You get the sense that filmmaker Shaun Scott can’t stop talking about

You get the sense that filmmaker Shaun Scott can’t stop talking about history, yet he also wants to shift the conversation to the psychology of the lovers in his new movie, Pacific Aggression. (It opens next month at the Grand Illusion.) Sitting for an afternoon beer at Linda’s on Capitol Hill, not quite 30, Scott is brimming with charm and intelligence. He’s made four low-budget films to date, and none fall into the usual indie pitfalls and cliches. Instead of self-absorbed, whiny slackers, his characters are millennials with a healthy sense of history and their place in a socioeconomic system that bounds their choices.

His characters Meryl and Frank, whom we suspect will hook up, must first hash through their views on Washington state history, the displacement of Native Americans from their land, the symbolism of John Wayne and old Western movies, the making of the A-bomb’s payload at Hanford, the legacy of its damage in Japan, and the overload of impersonal Internet culture versus the old-time halo of the written word. And since our two would-be lovers spend at least half the movie apart, much of that debate is expressed in voiceover—not conventional dialogue scenes.

Portrait of the director. Photo by Toryan Dixon

None of which sound remotely daunting or intimidating as Scott touches on those themes in person. Raised in Shoreline and a history major at the UW, he says he hoped to make Pacific Aggression “a story of self-reinvention, a really old story” that nonetheless has as its conceit the Internet and screen addiction of Seattle college student Meryl (Libby Matthews), who’s cyber-stalking the New York author she met two years prior. Frank (Trevor Young Marston) is meanwhile stalled out on a new book proposal; and eventually his editor pushes him toward travelogue—a road trip back to Washington state (mostly on the east side) on which he’ll also file dispatches for the Web. He’s disdainful of the new medium and sends Meryl a long, handwritten letter—to which she eventually jabs a few characters and emoticons in reply.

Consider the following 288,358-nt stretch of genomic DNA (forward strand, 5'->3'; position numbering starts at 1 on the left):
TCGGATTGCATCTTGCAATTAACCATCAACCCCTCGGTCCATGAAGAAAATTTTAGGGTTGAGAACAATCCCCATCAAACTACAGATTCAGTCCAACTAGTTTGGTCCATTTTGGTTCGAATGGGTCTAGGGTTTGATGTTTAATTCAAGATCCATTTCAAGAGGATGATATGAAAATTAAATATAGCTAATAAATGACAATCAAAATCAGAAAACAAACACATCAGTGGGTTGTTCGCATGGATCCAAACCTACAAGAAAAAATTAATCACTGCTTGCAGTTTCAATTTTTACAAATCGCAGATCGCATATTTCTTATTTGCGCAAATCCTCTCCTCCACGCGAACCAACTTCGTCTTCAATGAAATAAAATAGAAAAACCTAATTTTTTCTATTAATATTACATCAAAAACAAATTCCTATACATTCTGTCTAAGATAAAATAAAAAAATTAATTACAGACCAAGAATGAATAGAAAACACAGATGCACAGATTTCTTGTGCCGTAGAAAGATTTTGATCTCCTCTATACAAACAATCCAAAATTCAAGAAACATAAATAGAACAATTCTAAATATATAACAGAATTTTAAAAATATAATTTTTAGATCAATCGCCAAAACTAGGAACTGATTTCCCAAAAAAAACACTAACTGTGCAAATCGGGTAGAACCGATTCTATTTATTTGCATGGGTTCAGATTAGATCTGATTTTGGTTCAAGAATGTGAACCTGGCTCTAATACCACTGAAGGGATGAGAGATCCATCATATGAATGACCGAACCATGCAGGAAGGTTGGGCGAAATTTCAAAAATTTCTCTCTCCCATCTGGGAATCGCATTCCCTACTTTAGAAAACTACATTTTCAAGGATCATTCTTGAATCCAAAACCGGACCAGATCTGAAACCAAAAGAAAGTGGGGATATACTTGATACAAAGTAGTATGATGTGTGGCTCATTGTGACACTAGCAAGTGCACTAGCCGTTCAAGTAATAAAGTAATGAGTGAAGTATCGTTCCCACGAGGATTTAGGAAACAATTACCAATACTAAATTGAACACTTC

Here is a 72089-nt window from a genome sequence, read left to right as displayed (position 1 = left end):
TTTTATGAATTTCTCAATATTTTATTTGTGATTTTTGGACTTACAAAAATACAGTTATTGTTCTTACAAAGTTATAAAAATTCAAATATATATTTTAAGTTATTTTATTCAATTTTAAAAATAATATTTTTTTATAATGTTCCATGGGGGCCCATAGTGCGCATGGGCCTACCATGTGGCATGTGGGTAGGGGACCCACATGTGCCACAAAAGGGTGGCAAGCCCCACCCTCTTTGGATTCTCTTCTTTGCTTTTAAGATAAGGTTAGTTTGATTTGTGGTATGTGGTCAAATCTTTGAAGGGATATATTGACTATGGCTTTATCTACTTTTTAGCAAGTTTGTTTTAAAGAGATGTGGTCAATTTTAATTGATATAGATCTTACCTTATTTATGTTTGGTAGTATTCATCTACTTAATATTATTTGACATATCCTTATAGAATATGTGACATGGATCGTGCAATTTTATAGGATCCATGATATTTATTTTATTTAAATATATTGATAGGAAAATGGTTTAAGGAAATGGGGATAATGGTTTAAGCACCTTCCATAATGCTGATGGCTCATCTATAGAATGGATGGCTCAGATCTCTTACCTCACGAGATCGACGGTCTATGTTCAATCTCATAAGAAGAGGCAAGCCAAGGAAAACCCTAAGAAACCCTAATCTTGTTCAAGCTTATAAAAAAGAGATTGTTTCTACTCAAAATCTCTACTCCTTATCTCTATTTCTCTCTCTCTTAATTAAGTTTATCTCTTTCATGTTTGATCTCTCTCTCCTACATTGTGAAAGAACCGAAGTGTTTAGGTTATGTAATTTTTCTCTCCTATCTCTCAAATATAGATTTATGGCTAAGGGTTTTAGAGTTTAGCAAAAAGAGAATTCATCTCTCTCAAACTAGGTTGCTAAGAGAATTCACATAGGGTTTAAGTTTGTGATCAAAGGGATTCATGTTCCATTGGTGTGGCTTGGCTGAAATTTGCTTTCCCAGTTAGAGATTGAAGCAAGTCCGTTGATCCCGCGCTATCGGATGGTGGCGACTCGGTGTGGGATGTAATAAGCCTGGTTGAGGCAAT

How could these two possibly end up together? He loves cowboy movies; she’s of Native-American descent. They’re opposites lugging the cultural baggage of different traditions, which are often expressed via the archival footage—Western movies, cartoons, educational films, old newsreels of Hiroshima and uranium mining near Spokane—that’s something of a signature in Scott’s movies.

“The last four to five years have been so documentary-minded,” says Scott of his quartet of films. The first two were docs, and 100% Off: A Recession-Era Romance, which played the Grand Illusion in 2012, is a hybrid like Pacific Aggression. “History’s always gonna be an underlying appeal for me. That impulse will always show up,” he says. “Documentary and drama—it never occurred to me to keep those streams separate.” Regarding Frank and Meryl’s history-mindedness, he adds, “These characters are preoccupied with it. That’s their narcissism. Both have to look at the world with this historical lens.” Still, Scott says he’s now hoping to lean more toward fiction in coming projects (while also juggling MBA studies).

With his vintage watch and buzzing iPhone, Scott is no technophobe—unlike Frank, who’s more the dead-ender in print, an inky romantic holdout against the new technological generation represented by Meryl. Her case is extreme, but instead of simply decrying the cyber-obsessions of youth in Pacific Aggression, Scott says he sought “a more subtle approach to how someone could get into addiction and get out of it.” For Meryl, that means the patented “digital cleanse” method of her shrink (local stage actress Marya Sea Kaminski, the ringer in the cast), a woman hiding some issues of her own. And whether the debates here are past-versus-present or technology-versus-print, Scott isn’t taking sides. “There are as many characters on one side as the other,” he says.

Libby Matthews as Meryl in Pacific Aggression. Courtesy Shaun Scott

Scott describes himself as being “really, really interested in how the city and state were developed” (essentially what Frank is learning), and he casually cites local history and culture books by the likes of Roger Sale, Fred Moody, and Timothy Egan. He’s clearly a guy with a bulging bookshelf at home, yet one who’s comfortable with the digital age—a dialectic that Frank and Meryl need to reconcile if their romance is to happen. Grand Illusion Cinema 1403 N.E. 50th St., 523-3935, $5–$8. Fri., Oct. 3–Thurs., Oct. 9.

Read more features from Seattle Weekly’s 2014 Fall Arts Guide, as well as a complete calendar of this season’s events, here.